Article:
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    I see a distinct divide between someone who believes that the Christian scriptures teach not to judge what other people think about the scriptures and someone who believes that you must absolutely do so. I think this was the division in the American church going back to post Civil War, temporarily put aside during WWI, then returning post WWI as the division into the liberal and conservative churches. Many of these were two congregations split from one into two.
     
  16. halbhh

    halbhh The wonder and awe of "all things".

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    In short we can (and need to often) judge ideas, actions, doctrines, things -- none of which are people. It's necessary for us to distinguish what is right and wrong for our own lives, such as checking on what some teacher/leader is saying, new ideas (the Bereans studied scripture to check on what Paul taught to them). We are to be careful not to judge on just appearances -- John 7:24 -- even when judging just an idea or action. (background of this all: We are never to judge people themselves as persons (the person instead of the wrong action) -- we love the person, regardless of their failures/wrongs; we can judge the action, but not the person; Matthew chapter 7, v 1-5). Now, even when correctly judging the action instead of the person, we need to be quite careful even further, such as to avoid hypocrisy (Romans chapter 2, v1-5).
     
  17. Brickjectivity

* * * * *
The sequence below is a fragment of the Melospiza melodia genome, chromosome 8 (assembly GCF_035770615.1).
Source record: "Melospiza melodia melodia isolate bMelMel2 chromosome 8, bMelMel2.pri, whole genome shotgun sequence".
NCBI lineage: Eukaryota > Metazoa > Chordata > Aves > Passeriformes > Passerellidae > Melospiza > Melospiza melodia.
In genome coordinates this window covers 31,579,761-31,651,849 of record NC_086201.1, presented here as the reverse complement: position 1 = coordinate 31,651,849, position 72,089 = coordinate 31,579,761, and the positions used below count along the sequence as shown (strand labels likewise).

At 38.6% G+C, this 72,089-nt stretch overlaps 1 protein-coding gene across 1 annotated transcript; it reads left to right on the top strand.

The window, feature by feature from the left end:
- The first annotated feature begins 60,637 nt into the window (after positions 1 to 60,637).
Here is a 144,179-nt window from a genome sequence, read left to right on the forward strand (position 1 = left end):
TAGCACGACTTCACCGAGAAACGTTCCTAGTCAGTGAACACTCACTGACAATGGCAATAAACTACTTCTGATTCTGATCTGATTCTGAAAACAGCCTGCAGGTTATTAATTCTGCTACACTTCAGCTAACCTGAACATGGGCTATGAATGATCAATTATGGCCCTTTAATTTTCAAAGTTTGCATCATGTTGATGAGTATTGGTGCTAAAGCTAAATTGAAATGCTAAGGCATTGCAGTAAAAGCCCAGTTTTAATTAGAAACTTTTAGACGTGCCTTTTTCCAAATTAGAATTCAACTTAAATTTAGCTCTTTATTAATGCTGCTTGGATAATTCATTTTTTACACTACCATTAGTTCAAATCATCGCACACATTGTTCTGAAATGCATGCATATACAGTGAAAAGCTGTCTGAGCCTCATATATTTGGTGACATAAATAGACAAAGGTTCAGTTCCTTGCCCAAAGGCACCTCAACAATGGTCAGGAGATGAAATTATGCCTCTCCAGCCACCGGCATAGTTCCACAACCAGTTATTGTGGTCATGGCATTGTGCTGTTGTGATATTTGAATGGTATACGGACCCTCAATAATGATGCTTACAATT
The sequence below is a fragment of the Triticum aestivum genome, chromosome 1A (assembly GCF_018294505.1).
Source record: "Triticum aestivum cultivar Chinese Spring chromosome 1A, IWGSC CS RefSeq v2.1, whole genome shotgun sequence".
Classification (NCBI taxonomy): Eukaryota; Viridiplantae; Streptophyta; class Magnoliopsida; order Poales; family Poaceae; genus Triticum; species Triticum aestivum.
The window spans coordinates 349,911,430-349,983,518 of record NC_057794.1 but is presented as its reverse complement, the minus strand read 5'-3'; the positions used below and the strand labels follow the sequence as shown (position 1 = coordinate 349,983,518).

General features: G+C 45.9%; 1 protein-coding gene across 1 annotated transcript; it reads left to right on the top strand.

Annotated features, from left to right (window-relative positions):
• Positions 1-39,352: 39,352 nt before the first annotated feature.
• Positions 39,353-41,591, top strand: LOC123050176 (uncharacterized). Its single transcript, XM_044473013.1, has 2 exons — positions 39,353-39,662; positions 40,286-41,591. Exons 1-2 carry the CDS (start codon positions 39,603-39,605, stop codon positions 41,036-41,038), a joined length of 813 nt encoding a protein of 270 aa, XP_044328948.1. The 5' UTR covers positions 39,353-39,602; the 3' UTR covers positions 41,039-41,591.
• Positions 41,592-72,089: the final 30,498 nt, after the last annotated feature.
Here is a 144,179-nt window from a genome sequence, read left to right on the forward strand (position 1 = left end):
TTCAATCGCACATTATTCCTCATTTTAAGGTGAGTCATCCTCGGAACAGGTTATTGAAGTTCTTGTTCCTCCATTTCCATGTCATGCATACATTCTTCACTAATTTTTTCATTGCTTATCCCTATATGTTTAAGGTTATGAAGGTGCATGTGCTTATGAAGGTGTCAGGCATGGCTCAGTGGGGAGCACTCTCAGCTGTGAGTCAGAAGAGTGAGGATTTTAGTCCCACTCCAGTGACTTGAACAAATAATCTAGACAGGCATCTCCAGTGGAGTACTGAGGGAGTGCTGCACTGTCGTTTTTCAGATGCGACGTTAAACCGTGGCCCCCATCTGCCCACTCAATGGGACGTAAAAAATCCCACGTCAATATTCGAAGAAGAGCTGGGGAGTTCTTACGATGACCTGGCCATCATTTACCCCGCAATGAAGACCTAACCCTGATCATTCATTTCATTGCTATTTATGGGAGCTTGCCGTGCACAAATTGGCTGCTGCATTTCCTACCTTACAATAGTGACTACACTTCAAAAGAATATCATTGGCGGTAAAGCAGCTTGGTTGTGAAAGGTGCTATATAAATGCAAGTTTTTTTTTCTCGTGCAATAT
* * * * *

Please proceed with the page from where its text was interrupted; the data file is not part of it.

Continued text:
Brickjectivity Veteran Member
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    Returning to the topic, the division was because some people didn't want to fellowship with some other people or felt strongly that they shouldn't. That division has remained in place for over a century only somewhat obscured by various denominational names, new groups and so on.
     
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  18. halbhh

    halbhh The wonder and awe of "all things".

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    I personally think a division that happened fairly long ago in this current church we are attending (in our new city we moved to several years back), so that there are 2 large groupings, is an invalid division.

    I don't recognize it, even though it is recognized commonly by the churches involved. We do at least participate with the other grouping in a indoor sports league (during non-Covid times that is), so at least actual people in the groupings are acting correctly: accepting one another and not doing the evil, wrong action of rejecting people from the other grouping. So, if someone says that they are in group A1 or A2 (one group vs the other), I simply make a mental note that they are not. We are all in the more general group A instead, and also A itself I recognize as only a meaningless separation from B-Z, so that there is instead only the Church, and no denominations are valid.

    I occasionally mention something like this, but everyone can tell I'm not argumentative, and am speaking ideally. But it's an ideal that is the true reality.
     
  19. KAT-KAT

    KAT-KAT Well-Known Member

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    For me fundamentalism = 700 Club style evangelism

    Are there people that could fit that description on this forum? I think so.

    Have they and I had a much better time since I stopped using that label though? I think so, yes. It sounds so derogatory and creates an unnecessary fight or flight response when we could be joking and getting along.